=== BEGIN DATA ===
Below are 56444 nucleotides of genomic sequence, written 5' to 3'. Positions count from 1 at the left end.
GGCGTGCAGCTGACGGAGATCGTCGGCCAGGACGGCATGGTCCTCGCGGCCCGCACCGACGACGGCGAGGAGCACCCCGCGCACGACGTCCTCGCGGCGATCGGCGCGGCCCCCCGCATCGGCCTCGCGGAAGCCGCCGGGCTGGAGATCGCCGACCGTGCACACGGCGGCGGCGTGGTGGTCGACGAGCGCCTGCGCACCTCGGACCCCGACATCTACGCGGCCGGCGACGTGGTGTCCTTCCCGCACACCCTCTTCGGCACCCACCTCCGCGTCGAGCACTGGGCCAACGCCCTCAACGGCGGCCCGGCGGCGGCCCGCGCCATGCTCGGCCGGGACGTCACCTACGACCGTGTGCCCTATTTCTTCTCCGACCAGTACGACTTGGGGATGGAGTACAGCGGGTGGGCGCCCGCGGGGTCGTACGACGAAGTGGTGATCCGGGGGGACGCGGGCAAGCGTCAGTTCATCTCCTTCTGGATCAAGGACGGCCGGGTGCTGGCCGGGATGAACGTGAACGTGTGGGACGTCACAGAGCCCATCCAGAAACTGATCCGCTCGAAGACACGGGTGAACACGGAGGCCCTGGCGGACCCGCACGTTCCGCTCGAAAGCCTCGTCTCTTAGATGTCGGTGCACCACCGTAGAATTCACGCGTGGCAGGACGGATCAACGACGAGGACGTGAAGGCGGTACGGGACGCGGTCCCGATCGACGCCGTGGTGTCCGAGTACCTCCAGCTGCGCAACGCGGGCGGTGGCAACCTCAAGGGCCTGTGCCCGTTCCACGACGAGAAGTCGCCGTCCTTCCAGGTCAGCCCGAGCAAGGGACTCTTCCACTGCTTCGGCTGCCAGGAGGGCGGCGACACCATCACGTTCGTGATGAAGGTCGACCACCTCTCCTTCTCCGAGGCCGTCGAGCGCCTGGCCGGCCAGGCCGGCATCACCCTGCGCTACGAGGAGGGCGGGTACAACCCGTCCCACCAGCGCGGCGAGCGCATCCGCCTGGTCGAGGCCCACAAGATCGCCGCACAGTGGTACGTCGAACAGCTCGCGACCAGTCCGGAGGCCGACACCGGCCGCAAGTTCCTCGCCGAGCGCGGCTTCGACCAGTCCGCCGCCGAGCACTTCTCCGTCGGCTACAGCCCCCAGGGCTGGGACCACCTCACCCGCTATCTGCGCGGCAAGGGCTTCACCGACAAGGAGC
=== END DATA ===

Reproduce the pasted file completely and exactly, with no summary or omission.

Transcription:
Below are 56444 nucleotides of genomic sequence, written 5' to 3'. Positions count from 1 at the left end.
GGCGTGCAGCTGACGGAGATCGTCGGCCAGGACGGCATGGTCCTCGCGGCCCGCACCGACGACGGCGAGGAGCACCCCGCGCACGACGTCCTCGCGGCGATCGGCGCGGCCCCCCGCATCGGCCTCGCGGAAGCCGCCGGGCTGGAGATCGCCGACCGTGCACACGGCGGCGGCGTGGTGGTCGACGAGCGCCTGCGCACCTCGGACCCCGACATCTACGCGGCCGGCGACGTGGTGTCCTTCCCGCACACCCTCTTCGGCACCCACCTCCGCGTCGAGCACTGGGCCAACGCCCTCAACGGCGGCCCGGCGGCGGCCCGCGCCATGCTCGGCCGGGACGTCACCTACGACCGTGTGCCCTATTTCTTCTCCGACCAGTACGACTTGGGGATGGAGTACAGCGGGTGGGCGCCCGCGGGGTCGTACGACGAAGTGGTGATCCGGGGGGACGCGGGCAAGCGTCAGTTCATCTCCTTCTGGATCAAGGACGGCCGGGTGCTGGCCGGGATGAACGTGAACGTGTGGGACGTCACAGAGCCCATCCAGAAACTGATCCGCTCGAAGACACGGGTGAACACGGAGGCCCTGGCGGACCCGCACGTTCCGCTCGAAAGCCTCGTCTCTTAGATGTCGGTGCACCACCGTAGAATTCACGCGTGGCAGGACGGATCAACGACGAGGACGTGAAGGCGGTACGGGACGCGGTCCCGATCGACGCCGTGGTGTCCGAGTACCTCCAGCTGCGCAACGCGGGCGGTGGCAACCTCAAGGGCCTGTGCCCGTTCCACGACGAGAAGTCGCCGTCCTTCCAGGTCAGCCCGAGCAAGGGACTCTTCCACTGCTTCGGCTGCCAGGAGGGCGGCGACACCATCACGTTCGTGATGAAGGTCGACCACCTCTCCTTCTCCGAGGCCGTCGAGCGCCTGGCCGGCCAGGCCGGCATCACCCTGCGCTACGAGGAGGGCGGGTACAACCCGTCCCACCAGCGCGGCGAGCGCATCCGCCTGGTCGAGGCCCACAAGATCGCCGCACAGTGGTACGTCGAACAGCTCGCGACCAGTCCGGAGGCCGACACCGGCCGCAAGTTCCTCGCCGAGCGCGGCTTCGACCAGTCCGCCGCCGAGCACTTCTCCGTCGGCTACAGCCCCCAGGGCTGGGACCACCTCACCCGCTATCTGCGCGGCAAGGGCTTCACCGACAAGGAGC